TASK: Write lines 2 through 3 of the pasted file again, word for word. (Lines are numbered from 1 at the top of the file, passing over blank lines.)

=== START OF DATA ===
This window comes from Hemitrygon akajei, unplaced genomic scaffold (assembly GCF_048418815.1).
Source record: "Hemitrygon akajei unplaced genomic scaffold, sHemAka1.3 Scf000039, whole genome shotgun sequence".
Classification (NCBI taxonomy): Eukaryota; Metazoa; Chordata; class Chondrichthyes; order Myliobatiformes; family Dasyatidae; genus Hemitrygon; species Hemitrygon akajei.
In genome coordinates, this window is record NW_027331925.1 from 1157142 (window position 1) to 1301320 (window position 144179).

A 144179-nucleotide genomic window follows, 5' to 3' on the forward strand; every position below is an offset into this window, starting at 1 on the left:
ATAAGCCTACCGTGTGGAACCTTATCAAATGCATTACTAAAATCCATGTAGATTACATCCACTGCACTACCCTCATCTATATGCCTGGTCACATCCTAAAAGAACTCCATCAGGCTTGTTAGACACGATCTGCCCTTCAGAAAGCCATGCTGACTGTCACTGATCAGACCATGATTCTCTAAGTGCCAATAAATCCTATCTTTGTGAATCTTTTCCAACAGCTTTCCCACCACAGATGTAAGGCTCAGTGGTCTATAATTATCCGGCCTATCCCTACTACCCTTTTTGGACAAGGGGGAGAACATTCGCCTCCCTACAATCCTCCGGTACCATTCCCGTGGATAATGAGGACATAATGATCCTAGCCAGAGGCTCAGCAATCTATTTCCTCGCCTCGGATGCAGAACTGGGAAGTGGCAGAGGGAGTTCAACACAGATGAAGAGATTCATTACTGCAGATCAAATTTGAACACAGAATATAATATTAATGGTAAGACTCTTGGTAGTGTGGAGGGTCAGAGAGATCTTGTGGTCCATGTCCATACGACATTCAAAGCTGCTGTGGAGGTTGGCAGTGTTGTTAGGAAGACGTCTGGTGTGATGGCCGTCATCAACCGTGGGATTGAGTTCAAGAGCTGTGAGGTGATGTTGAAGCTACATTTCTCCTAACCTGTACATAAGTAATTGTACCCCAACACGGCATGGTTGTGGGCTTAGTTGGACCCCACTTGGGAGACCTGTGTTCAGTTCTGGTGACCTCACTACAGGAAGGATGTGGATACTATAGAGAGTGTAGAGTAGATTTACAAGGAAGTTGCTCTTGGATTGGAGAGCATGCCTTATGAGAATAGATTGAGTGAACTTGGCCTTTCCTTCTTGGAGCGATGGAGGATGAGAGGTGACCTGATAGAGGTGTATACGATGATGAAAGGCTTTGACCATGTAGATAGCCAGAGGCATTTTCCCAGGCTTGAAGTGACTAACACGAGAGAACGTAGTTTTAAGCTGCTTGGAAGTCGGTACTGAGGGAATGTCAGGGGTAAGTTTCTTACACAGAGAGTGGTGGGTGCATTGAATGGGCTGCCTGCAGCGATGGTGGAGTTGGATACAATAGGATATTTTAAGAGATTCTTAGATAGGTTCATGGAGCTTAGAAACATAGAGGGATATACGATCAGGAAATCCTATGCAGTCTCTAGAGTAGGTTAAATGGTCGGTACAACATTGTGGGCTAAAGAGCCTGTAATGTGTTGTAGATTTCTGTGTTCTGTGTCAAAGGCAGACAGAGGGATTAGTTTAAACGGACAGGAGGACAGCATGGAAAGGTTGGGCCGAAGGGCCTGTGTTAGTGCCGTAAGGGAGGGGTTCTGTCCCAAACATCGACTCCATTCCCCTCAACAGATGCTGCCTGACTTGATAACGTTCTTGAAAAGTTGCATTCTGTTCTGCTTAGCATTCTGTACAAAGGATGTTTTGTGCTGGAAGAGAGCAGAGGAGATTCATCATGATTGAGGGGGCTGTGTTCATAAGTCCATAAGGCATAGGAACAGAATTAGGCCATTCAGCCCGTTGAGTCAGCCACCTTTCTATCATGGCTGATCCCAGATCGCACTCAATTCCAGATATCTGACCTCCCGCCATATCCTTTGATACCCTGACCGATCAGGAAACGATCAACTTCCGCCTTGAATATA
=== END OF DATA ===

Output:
Source record: "Hemitrygon akajei unplaced genomic scaffold, sHemAka1.3 Scf000039, whole genome shotgun sequence".
Classification (NCBI taxonomy): Eukaryota; Metazoa; Chordata; class Chondrichthyes; order Myliobatiformes; family Dasyatidae; genus Hemitrygon; species Hemitrygon akajei.